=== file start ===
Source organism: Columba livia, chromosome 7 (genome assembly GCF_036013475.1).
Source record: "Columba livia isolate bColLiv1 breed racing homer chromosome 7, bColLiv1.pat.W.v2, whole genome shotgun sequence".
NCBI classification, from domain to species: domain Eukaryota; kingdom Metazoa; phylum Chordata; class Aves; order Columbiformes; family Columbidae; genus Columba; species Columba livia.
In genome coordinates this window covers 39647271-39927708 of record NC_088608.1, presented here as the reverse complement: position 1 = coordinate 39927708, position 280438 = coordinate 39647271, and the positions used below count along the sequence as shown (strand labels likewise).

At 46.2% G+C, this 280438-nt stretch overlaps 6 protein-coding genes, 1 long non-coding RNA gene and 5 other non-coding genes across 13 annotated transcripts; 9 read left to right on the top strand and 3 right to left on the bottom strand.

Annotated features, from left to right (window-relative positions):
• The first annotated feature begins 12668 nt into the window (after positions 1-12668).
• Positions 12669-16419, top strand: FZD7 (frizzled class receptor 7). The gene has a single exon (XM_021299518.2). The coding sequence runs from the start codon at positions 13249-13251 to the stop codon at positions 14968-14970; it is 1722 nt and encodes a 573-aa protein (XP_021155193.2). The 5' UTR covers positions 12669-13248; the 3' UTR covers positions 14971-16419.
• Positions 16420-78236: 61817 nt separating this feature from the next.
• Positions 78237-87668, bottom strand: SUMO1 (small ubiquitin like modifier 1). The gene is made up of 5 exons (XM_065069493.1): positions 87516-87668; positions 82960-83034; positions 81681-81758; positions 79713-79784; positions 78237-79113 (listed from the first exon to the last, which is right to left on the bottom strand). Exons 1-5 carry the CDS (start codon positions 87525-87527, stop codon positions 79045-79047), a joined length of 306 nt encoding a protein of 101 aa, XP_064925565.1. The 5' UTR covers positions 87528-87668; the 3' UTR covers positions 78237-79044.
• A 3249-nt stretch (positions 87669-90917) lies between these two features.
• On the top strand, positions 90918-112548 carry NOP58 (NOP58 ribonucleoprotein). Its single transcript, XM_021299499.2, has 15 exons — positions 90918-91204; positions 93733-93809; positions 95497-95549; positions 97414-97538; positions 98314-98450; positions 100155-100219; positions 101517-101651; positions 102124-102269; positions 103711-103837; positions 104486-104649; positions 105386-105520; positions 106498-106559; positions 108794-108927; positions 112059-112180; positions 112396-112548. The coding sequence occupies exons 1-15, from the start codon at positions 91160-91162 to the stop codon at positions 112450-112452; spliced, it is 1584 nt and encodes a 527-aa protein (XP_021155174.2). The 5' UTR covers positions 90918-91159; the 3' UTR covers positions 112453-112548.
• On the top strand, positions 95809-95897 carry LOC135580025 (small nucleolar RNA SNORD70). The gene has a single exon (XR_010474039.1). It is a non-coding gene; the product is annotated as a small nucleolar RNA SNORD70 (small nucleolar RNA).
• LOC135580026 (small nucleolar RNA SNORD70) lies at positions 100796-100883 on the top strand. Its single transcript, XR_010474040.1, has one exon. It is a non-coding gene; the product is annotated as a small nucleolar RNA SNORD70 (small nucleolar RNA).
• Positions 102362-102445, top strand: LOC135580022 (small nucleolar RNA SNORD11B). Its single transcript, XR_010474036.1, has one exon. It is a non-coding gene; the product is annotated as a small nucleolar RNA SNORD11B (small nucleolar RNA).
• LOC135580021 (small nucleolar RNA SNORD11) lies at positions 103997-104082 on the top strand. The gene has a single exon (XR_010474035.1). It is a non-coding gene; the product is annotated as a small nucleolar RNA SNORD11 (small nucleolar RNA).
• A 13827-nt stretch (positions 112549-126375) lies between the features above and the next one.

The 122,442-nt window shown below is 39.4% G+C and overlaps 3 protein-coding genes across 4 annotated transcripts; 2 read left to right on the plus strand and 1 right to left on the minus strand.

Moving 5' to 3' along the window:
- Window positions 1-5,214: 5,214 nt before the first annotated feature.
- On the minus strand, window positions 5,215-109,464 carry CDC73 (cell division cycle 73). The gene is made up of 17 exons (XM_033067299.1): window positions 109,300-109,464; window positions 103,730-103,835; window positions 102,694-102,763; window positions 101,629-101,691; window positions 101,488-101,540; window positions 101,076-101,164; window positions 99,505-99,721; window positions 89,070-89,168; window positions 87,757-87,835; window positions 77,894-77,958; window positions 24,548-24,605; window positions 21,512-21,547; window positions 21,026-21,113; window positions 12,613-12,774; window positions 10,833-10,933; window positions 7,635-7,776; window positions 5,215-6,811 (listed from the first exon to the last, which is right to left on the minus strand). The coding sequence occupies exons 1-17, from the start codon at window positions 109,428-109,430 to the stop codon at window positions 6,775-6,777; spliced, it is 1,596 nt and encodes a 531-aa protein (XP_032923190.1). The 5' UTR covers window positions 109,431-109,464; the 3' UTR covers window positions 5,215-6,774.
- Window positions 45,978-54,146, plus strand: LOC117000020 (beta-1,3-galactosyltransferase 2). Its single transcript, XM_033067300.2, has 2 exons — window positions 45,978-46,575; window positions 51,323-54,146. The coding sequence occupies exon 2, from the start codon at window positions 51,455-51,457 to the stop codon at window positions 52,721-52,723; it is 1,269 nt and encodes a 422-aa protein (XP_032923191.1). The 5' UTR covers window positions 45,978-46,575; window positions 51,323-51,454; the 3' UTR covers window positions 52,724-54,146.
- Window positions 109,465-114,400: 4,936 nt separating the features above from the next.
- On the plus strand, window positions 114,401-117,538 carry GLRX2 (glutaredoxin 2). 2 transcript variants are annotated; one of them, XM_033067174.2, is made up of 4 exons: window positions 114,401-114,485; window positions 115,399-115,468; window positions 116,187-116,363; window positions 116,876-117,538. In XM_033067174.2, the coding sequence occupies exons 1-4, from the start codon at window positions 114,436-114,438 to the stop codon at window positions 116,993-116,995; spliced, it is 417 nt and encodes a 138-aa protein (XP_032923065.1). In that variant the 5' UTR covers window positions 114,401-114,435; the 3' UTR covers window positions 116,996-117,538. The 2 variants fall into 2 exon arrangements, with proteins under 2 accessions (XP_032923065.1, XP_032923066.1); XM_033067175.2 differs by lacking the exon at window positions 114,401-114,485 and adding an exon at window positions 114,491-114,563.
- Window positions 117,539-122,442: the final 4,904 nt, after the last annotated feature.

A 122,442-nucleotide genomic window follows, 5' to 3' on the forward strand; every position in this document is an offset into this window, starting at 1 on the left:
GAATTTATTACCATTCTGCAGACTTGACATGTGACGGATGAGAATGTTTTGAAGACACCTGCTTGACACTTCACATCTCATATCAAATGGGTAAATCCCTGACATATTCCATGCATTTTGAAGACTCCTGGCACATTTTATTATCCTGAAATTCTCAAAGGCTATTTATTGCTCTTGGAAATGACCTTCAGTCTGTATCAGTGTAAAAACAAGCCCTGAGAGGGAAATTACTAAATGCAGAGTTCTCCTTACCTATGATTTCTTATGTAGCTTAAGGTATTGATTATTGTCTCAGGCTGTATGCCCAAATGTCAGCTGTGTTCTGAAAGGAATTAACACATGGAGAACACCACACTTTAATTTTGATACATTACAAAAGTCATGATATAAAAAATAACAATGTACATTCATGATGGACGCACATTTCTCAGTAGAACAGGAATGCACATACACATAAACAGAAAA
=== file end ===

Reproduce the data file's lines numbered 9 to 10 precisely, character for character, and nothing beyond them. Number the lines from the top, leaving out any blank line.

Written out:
• Positions 16420-78236: 61817 nt separating this feature from the next.
• Positions 78237-87668, bottom strand: SUMO1 (small ubiquitin like modifier 1). The gene is made up of 5 exons (XM_065069493.1): positions 87516-87668; positions 82960-83034; positions 81681-81758; positions 79713-79784; positions 78237-79113 (listed from the first exon to the last, which is right to left on the bottom strand). Exons 1-5 carry the CDS (start codon positions 87525-87527, stop codon positions 79045-79047), a joined length of 306 nt encoding a protein of 101 aa, XP_064925565.1. The 5' UTR covers positions 87528-87668; the 3' UTR covers positions 78237-79044.